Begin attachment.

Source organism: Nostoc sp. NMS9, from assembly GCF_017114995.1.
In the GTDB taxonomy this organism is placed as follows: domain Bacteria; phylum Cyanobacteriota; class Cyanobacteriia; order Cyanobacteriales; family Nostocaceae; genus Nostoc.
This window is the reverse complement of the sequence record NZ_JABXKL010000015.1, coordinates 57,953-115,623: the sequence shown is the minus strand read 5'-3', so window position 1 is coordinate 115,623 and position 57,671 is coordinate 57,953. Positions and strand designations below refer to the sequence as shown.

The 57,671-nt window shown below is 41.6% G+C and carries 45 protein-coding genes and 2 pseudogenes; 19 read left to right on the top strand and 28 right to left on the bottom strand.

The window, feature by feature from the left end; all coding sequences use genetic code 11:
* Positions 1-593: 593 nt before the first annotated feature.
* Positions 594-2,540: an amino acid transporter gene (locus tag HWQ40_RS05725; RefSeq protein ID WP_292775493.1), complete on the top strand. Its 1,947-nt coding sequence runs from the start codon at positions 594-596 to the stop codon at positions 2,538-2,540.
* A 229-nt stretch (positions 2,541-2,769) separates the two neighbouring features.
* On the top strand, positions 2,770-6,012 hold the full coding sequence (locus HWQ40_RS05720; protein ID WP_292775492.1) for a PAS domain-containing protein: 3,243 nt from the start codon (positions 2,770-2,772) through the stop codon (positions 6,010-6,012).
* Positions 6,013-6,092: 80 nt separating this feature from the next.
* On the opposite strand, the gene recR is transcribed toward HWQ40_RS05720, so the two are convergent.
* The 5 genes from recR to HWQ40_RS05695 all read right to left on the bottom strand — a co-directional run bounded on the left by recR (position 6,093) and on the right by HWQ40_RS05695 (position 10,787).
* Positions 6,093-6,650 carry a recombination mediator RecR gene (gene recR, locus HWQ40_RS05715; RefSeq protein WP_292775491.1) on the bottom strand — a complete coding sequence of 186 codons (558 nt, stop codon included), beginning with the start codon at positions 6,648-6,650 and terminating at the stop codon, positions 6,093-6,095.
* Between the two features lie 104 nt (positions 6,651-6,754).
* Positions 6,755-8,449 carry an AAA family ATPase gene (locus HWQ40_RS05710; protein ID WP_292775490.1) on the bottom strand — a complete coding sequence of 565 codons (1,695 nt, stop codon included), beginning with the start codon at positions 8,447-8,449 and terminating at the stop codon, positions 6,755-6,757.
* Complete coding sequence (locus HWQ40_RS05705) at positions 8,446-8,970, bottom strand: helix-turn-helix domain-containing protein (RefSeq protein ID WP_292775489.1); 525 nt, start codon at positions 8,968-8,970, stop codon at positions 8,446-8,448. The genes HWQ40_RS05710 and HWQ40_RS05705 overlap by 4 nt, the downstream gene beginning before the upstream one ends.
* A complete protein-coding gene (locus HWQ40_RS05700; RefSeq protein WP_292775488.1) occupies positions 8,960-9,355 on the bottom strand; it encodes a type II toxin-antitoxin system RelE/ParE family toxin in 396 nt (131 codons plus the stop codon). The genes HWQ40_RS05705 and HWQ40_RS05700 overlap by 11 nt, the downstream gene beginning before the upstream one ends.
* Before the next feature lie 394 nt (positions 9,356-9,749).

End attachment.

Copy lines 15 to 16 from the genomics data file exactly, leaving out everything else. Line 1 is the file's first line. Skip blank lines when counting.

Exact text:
* Positions 6,755-8,449 carry an AAA family ATPase gene (locus HWQ40_RS05710; protein ID WP_292775490.1) on the bottom strand — a complete coding sequence of 565 codons (1,695 nt, stop codon included), beginning with the start codon at positions 8,447-8,449 and terminating at the stop codon, positions 6,755-6,757.
* Complete coding sequence (locus HWQ40_RS05705) at positions 8,446-8,970, bottom strand: helix-turn-helix domain-containing protein (RefSeq protein ID WP_292775489.1); 525 nt, start codon at positions 8,968-8,970, stop codon at positions 8,446-8,448. The genes HWQ40_RS05710 and HWQ40_RS05705 overlap by 4 nt, the downstream gene beginning before the upstream one ends.